The scarf tradition Bar Mitzvah has great significance in Jewish religious tradition.
About the Scarf Tradition Bar Mitzvah
In Judaism, when a young man or woman turns 13 he or she is honored with a Bar/Bat Mitzvah celebration. Traditionally, a Bar Mitzvah is for boys and a Bat Mitzvah is for girls. During the Bar Mitzvah ceremony, the boy who is the guest of honor is called up in front of the synagogue to read from the Torah. At this time, he wears a scarf called a Tallit.
History of the Tallit
The Tallit is a Jewish prayer garment made of cotton, wool or silk. When the ancient Jews were forced into Exile, they adopted the dress of the desert Bedouins and covered their bodies in a sheet-like material as a means of protection from the scorching sun, the roots of the prayer shawls of today.
The Tallit must have at least four corners and have fringes on each of the corners. The fringes are referred to as tzitzit. The fringes on the Tallit are there to represent the commandments that God spoke to Moses. Some Tallits have fringes all the way around the garment, while others only have fringes on each of the four corners. There are two main types of Tallits:
- Tallit Katan - This garment is the smaller of the two Tallits and is worn under the clothing. Orthodox Jewish men place the Tallit over their t-shirts or undershirts as it is not supposed to touch the skin directly.
- Tallit Gadol - This is the larger of the two Tallits and is worn over the clothing, on the shoulders and is often referred to as a prayer shawl. The Tallit Gadol is traditionally made of wool.
The scarf tradition Bar Mitzvah varies among the different sects of Judaism:
- Ashkenazi Jews - These descendants of German Jews traditionally have the boy who is being Bar Mitzvahed wear the Tallit as he is reciting from the Torah in front of the synagogue.
- Sephardi Jews - These descendants of Spanish and Portuguese Jews state that only married men can wear the Tallit.
Other sects of Judaism state that a Tallit should be worn by all Jewish men or after marriage. Finally, in some sects, women wear a Tallit, while in other sects women do not.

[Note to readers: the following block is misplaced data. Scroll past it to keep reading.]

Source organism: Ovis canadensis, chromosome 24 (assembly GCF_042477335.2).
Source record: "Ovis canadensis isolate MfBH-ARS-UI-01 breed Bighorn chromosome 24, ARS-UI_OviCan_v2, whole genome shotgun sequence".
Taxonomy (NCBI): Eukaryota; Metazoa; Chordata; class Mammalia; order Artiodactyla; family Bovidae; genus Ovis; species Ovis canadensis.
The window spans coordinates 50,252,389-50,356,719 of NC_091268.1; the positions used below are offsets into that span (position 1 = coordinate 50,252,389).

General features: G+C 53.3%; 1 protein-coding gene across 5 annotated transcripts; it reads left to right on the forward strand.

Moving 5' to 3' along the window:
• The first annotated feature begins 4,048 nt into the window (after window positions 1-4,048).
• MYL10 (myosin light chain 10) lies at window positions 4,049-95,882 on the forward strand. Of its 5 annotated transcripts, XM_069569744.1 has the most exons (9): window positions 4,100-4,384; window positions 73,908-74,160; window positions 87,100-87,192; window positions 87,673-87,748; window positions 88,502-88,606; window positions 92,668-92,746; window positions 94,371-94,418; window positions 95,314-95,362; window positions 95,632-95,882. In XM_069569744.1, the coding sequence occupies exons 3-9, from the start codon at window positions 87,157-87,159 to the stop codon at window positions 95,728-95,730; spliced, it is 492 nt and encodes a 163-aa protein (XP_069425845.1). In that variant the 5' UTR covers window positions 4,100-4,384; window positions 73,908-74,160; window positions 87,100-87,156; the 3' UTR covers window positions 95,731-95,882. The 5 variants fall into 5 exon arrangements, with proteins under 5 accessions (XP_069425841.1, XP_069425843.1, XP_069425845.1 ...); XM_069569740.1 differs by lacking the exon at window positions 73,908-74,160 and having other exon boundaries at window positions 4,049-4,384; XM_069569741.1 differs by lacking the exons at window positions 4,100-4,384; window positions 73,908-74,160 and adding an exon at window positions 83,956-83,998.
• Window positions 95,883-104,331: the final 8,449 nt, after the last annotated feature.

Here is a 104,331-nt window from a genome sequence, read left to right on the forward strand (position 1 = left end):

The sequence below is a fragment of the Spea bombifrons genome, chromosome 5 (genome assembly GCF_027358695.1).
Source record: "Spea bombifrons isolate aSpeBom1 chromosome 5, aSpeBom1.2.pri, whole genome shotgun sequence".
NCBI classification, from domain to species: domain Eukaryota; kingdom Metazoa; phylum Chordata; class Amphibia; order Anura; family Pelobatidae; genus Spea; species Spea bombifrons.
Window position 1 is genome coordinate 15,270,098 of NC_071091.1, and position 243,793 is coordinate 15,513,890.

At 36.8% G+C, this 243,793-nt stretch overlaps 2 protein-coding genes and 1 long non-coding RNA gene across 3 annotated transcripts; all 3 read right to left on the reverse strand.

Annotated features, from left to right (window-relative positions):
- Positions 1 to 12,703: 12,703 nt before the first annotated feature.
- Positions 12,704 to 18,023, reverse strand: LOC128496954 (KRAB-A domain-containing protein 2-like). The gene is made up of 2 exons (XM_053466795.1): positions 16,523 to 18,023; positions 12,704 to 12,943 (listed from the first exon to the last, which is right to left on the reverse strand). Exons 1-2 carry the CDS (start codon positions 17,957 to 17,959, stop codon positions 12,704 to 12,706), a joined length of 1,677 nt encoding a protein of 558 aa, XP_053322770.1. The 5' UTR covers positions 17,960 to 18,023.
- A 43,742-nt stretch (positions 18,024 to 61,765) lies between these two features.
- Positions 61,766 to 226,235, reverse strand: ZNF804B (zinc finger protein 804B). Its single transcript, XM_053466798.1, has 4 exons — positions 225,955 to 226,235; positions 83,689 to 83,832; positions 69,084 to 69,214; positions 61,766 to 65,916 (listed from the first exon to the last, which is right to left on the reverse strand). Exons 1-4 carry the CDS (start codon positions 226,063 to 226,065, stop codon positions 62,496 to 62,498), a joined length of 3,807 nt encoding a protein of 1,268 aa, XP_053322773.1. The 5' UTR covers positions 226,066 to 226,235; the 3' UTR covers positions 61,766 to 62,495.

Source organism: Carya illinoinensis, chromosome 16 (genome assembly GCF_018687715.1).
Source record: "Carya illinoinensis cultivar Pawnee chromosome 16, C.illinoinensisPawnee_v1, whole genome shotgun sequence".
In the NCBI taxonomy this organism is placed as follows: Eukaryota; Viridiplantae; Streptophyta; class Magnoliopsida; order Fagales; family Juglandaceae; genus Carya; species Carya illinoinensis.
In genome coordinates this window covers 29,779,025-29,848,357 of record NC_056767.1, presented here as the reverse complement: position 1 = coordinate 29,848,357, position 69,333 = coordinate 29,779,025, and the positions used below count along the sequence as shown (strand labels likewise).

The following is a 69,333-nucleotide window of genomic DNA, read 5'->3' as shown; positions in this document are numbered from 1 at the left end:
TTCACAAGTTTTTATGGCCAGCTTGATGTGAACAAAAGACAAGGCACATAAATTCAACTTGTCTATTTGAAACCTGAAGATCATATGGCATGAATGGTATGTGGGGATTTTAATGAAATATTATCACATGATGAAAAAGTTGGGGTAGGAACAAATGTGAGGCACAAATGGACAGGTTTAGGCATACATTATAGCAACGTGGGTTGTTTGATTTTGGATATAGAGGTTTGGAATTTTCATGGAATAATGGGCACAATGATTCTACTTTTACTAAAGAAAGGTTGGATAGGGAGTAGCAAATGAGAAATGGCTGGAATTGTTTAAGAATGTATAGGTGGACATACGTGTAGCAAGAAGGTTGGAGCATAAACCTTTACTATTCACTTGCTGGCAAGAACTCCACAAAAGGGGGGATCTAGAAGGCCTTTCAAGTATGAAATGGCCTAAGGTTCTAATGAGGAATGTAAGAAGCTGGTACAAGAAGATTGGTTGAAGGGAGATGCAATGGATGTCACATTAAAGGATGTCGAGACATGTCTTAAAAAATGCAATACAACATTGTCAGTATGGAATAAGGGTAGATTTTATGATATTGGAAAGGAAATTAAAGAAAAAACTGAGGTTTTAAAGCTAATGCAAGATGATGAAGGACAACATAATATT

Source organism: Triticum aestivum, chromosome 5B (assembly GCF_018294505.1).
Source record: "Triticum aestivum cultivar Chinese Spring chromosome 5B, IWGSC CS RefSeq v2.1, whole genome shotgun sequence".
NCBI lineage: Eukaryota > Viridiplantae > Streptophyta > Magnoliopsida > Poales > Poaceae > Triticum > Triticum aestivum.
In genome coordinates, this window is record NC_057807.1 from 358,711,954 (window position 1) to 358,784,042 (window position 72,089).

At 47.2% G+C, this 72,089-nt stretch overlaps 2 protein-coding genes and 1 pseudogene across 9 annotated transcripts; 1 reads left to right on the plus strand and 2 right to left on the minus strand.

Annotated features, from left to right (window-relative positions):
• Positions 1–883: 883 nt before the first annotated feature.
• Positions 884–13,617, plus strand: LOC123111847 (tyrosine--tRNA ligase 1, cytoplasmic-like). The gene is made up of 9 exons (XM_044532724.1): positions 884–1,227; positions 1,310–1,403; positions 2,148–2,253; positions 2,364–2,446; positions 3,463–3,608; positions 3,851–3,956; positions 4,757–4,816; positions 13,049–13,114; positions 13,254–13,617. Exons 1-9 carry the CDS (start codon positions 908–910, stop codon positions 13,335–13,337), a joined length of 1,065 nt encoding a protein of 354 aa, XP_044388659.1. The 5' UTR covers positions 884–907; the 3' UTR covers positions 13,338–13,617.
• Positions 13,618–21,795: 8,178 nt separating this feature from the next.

When the boy is called to read in front of the synagogue during his Bar Mitzvah ceremony, he observes certain traditions:
- The fringes - The boy takes the fringes, or tzizit, and touches them to the section or scroll of the Torah he is about to read.
- Reciting the blessing - Before the reading begins, the boy must kiss the fringes and recite a blessing.
The Significance of the Tzitzit
For traditional Tallits, the fringes, or tzitzit, are wound in a specific way in which there are 7, 11, 8 and 13 wound strings between each knot. These numbers have different interpretations, but two are most common:
- The commandments - According to the Torah, there are 613 commandments given by God. In Gematria, a system in which each letter of the alphabet is given a numerical value, tzitzit translates to the number 600. Then the number of strands and knots (eight and five respectively) of the fringes are added to this number to arrive at 613.
- God's name - Another interpretation of the meaning of the tzitzit is that they represent the four letters in God's name, again, using the Jewish numerology system of Gematria.
Many families have their own prayer scarf tradition is which the scarf is made by family members to be given to the boy on the day of his Bar Mitzvah or the father hands his Tallit down to his son on the day he reaches the age of majority. Whichever tradition you follow, remember to celebrate the rich history and religious significance of this garment.